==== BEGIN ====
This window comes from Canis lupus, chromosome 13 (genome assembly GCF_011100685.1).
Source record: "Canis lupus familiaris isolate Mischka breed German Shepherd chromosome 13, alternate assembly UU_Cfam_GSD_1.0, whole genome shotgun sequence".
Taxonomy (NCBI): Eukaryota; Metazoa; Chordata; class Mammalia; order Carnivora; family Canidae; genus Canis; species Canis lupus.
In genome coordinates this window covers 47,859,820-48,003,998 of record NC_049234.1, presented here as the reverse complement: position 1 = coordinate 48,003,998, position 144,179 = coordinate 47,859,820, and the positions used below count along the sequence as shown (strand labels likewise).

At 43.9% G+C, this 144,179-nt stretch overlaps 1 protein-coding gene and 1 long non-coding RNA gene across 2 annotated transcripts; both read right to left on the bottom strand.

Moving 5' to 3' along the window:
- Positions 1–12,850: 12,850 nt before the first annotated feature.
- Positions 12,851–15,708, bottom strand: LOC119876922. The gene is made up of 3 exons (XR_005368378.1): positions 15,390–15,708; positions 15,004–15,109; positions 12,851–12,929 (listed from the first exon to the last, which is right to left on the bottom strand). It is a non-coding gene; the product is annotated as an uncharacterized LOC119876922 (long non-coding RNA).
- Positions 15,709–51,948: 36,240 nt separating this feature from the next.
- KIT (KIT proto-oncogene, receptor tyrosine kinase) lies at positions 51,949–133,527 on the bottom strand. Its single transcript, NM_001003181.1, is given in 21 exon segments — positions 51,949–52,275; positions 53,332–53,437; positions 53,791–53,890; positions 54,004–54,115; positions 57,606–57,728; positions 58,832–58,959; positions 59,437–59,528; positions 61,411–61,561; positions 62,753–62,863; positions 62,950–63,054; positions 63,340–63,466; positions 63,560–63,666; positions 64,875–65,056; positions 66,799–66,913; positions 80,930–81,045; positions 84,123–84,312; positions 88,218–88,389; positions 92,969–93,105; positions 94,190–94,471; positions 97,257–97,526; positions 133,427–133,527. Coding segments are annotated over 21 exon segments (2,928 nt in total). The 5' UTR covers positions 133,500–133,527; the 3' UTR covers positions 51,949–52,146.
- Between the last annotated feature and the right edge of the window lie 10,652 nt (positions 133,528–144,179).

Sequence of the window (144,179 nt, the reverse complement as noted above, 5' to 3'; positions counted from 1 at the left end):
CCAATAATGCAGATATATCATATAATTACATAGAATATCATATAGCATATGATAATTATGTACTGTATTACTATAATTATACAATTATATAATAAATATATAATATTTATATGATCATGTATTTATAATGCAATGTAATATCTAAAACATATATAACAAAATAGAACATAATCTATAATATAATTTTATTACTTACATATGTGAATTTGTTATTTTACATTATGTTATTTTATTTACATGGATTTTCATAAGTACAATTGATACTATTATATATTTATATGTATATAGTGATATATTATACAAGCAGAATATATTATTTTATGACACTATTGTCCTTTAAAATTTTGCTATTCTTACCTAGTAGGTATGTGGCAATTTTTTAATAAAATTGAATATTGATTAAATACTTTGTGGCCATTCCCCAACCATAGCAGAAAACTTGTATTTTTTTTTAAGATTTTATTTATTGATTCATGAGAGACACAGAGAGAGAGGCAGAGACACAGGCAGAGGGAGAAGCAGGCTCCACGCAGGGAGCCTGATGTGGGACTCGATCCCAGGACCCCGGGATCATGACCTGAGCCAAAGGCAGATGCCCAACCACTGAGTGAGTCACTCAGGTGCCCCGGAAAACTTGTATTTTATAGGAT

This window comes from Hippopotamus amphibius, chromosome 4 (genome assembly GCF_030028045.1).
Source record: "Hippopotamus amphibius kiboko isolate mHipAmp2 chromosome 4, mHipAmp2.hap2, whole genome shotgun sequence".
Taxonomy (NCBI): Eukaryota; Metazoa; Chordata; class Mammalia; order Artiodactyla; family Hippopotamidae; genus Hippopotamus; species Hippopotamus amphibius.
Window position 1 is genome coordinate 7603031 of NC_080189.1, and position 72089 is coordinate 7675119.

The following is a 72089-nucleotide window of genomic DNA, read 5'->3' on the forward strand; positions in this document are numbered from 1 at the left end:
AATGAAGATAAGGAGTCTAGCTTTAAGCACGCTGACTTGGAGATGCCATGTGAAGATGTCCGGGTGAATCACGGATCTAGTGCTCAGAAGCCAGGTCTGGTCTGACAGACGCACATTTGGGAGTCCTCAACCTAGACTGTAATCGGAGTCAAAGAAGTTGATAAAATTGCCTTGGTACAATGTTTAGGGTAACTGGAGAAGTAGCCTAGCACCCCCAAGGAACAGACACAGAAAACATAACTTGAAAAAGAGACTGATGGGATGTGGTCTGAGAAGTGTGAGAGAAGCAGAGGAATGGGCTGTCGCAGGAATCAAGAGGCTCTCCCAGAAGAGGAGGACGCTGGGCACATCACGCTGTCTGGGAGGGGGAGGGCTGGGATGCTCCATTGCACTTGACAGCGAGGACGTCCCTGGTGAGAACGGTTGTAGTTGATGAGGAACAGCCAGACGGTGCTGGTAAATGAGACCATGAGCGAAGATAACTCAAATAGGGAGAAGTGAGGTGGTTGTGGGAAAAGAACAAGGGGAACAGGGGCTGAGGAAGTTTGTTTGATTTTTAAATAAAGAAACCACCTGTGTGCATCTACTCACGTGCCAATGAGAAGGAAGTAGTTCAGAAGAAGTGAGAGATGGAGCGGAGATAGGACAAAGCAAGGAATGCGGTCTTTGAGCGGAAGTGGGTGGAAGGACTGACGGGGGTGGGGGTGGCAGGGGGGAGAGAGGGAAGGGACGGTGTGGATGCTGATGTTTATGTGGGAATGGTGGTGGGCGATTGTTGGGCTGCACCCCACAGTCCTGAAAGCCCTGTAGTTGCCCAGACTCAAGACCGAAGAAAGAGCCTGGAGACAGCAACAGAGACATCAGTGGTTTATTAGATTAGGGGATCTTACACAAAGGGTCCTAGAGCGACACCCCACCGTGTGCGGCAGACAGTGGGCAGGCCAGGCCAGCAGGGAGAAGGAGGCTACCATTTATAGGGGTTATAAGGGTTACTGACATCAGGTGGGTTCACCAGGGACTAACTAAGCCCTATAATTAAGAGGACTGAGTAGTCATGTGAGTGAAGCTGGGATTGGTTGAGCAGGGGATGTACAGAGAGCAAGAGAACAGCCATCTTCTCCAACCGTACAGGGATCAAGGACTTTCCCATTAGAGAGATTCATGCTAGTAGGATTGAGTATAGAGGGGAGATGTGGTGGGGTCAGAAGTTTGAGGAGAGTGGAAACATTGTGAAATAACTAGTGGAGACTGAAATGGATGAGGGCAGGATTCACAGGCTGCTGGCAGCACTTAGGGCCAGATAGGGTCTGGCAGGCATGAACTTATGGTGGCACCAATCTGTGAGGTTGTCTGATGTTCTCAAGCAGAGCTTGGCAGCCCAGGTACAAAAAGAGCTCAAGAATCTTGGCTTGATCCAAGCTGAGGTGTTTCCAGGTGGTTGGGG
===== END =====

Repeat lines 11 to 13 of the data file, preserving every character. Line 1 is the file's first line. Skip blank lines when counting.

- Between the last annotated feature and the right edge of the window lie 10,652 nt (positions 133,528–144,179).

Sequence of the window (144,179 nt, the reverse complement as noted above, 5' to 3'; positions counted from 1 at the left end):
CCAATAATGCAGATATATCATATAATTACATAGAATATCATATAGCATATGATAATTATGTACTGTATTACTATAATTATACAATTATATAATAAATATATAATATTTATATGATCATGTATTTATAATGCAATGTAATATCTAAAACATATATAACAAAATAGAACATAATCTATAATATAATTTTATTACTTACATATGTGAATTTGTTATTTTACATTATGTTATTTTATTTACATGGATTTTCATAAGTACAATTGATACTATTATATATTTATATGTATATAGTGATATATTATACAAGCAGAATATATTATTTTATGACACTATTGTCCTTTAAAATTTTGCTATTCTTACCTAGTAGGTATGTGGCAATTTTTTAATAAAATTGAATATTGATTAAATACTTTGTGGCCATTCCCCAACCATAGCAGAAAACTTGTATTTTTTTTTAAGATTTTATTTATTGATTCATGAGAGACACAGAGAGAGAGGCAGAGACACAGGCAGAGGGAGAAGCAGGCTCCACGCAGGGAGCCTGATGTGGGACTCGATCCCAGGACCCCGGGATCATGACCTGAGCCAAAGGCAGATGCCCAACCACTGAGTGAGTCACTCAGGTGCCCCGGAAAACTTGTATTTTATAGGAT